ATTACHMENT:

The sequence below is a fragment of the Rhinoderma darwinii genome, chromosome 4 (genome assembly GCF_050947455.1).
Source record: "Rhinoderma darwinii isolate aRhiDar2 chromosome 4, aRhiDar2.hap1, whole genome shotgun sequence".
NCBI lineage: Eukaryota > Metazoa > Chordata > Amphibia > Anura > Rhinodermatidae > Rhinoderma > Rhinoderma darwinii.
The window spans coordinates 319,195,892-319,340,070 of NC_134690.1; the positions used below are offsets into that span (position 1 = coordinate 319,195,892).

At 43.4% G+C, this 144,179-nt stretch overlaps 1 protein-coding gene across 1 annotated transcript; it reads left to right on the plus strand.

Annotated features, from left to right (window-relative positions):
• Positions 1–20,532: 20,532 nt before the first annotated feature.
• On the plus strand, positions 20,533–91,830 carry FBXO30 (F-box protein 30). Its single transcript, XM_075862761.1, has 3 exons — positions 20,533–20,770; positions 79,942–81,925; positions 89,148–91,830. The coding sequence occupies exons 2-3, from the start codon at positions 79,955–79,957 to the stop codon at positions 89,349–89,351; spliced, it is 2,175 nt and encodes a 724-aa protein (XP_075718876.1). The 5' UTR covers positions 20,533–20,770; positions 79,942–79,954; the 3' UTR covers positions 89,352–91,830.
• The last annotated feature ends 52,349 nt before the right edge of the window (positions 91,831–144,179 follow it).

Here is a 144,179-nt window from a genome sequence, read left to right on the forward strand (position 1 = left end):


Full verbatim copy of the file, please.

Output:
The sequence below is a fragment of the Rhinoderma darwinii genome, chromosome 4 (genome assembly GCF_050947455.1).
Source record: "Rhinoderma darwinii isolate aRhiDar2 chromosome 4, aRhiDar2.hap1, whole genome shotgun sequence".
NCBI lineage: Eukaryota > Metazoa > Chordata > Amphibia > Anura > Rhinodermatidae > Rhinoderma > Rhinoderma darwinii.
The window spans coordinates 319,195,892-319,340,070 of NC_134690.1; the positions used below are offsets into that span (position 1 = coordinate 319,195,892).

At 43.4% G+C, this 144,179-nt stretch overlaps 1 protein-coding gene across 1 annotated transcript; it reads left to right on the plus strand.

Annotated features, from left to right (window-relative positions):
• Positions 1–20,532: 20,532 nt before the first annotated feature.
• On the plus strand, positions 20,533–91,830 carry FBXO30 (F-box protein 30). Its single transcript, XM_075862761.1, has 3 exons — positions 20,533–20,770; positions 79,942–81,925; positions 89,148–91,830. The coding sequence occupies exons 2-3, from the start codon at positions 79,955–79,957 to the stop codon at positions 89,349–89,351; spliced, it is 2,175 nt and encodes a 724-aa protein (XP_075718876.1). The 5' UTR covers positions 20,533–20,770; positions 79,942–79,954; the 3' UTR covers positions 89,352–91,830.
• The last annotated feature ends 52,349 nt before the right edge of the window (positions 91,831–144,179 follow it).

Here is a 144,179-nt window from a genome sequence, read left to right on the forward strand (position 1 = left end):